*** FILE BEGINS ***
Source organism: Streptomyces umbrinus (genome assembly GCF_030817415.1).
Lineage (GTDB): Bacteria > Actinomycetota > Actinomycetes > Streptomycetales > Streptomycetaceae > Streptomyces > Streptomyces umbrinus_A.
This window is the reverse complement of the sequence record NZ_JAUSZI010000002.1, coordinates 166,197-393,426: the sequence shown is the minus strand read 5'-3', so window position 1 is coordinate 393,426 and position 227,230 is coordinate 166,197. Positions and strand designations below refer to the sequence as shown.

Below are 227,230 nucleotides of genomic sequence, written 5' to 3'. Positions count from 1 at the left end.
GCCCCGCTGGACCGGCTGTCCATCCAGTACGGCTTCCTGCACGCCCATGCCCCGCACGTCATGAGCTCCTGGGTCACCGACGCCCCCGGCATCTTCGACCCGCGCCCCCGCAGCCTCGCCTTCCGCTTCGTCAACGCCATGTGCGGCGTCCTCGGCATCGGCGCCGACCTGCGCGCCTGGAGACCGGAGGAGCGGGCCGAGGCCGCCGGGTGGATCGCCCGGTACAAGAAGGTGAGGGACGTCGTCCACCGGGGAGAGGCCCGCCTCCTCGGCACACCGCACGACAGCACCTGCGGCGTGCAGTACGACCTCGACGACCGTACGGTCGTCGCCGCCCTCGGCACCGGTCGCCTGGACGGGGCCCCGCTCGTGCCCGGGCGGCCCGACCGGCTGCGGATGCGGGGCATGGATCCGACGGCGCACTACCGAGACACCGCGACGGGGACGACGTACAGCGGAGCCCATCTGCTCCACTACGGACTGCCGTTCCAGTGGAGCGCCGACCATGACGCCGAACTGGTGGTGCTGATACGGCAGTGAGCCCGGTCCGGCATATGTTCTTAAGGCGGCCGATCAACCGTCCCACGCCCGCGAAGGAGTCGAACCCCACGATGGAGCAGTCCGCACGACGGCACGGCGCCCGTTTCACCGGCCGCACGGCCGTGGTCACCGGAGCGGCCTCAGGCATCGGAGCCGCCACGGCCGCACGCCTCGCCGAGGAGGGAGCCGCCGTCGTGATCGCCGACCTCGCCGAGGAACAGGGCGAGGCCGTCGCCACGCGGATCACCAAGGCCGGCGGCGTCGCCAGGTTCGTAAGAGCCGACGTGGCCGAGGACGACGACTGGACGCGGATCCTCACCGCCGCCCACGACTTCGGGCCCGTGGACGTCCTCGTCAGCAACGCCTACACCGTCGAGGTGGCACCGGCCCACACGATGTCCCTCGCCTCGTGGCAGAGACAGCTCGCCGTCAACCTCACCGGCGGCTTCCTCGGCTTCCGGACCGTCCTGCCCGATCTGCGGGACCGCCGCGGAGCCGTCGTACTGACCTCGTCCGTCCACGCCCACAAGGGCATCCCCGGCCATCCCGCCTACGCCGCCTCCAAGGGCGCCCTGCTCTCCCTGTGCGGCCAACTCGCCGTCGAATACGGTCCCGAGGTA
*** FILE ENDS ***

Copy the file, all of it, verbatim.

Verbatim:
Source organism: Streptomyces umbrinus (genome assembly GCF_030817415.1).
Lineage (GTDB): Bacteria > Actinomycetota > Actinomycetes > Streptomycetales > Streptomycetaceae > Streptomyces > Streptomyces umbrinus_A.
This window is the reverse complement of the sequence record NZ_JAUSZI010000002.1, coordinates 166,197-393,426: the sequence shown is the minus strand read 5'-3', so window position 1 is coordinate 393,426 and position 227,230 is coordinate 166,197. Positions and strand designations below refer to the sequence as shown.

Below are 227,230 nucleotides of genomic sequence, written 5' to 3'. Positions count from 1 at the left end.
GCCCCGCTGGACCGGCTGTCCATCCAGTACGGCTTCCTGCACGCCCATGCCCCGCACGTCATGAGCTCCTGGGTCACCGACGCCCCCGGCATCTTCGACCCGCGCCCCCGCAGCCTCGCCTTCCGCTTCGTCAACGCCATGTGCGGCGTCCTCGGCATCGGCGCCGACCTGCGCGCCTGGAGACCGGAGGAGCGGGCCGAGGCCGCCGGGTGGATCGCCCGGTACAAGAAGGTGAGGGACGTCGTCCACCGGGGAGAGGCCCGCCTCCTCGGCACACCGCACGACAGCACCTGCGGCGTGCAGTACGACCTCGACGACCGTACGGTCGTCGCCGCCCTCGGCACCGGTCGCCTGGACGGGGCCCCGCTCGTGCCCGGGCGGCCCGACCGGCTGCGGATGCGGGGCATGGATCCGACGGCGCACTACCGAGACACCGCGACGGGGACGACGTACAGCGGAGCCCATCTGCTCCACTACGGACTGCCGTTCCAGTGGAGCGCCGACCATGACGCCGAACTGGTGGTGCTGATACGGCAGTGAGCCCGGTCCGGCATATGTTCTTAAGGCGGCCGATCAACCGTCCCACGCCCGCGAAGGAGTCGAACCCCACGATGGAGCAGTCCGCACGACGGCACGGCGCCCGTTTCACCGGCCGCACGGCCGTGGTCACCGGAGCGGCCTCAGGCATCGGAGCCGCCACGGCCGCACGCCTCGCCGAGGAGGGAGCCGCCGTCGTGATCGCCGACCTCGCCGAGGAACAGGGCGAGGCCGTCGCCACGCGGATCACCAAGGCCGGCGGCGTCGCCAGGTTCGTAAGAGCCGACGTGGCCGAGGACGACGACTGGACGCGGATCCTCACCGCCGCCCACGACTTCGGGCCCGTGGACGTCCTCGTCAGCAACGCCTACACCGTCGAGGTGGCACCGGCCCACACGATGTCCCTCGCCTCGTGGCAGAGACAGCTCGCCGTCAACCTCACCGGCGGCTTCCTCGGCTTCCGGACCGTCCTGCCCGATCTGCGGGACCGCCGCGGAGCCGTCGTACTGACCTCGTCCGTCCACGCCCACAAGGGCATCCCCGGCCATCCCGCCTACGCCGCCTCCAAGGGCGCCCTGCTCTCCCTGTGCGGCCAACTCGCCGTCGAATACGGTCCCGAGGTA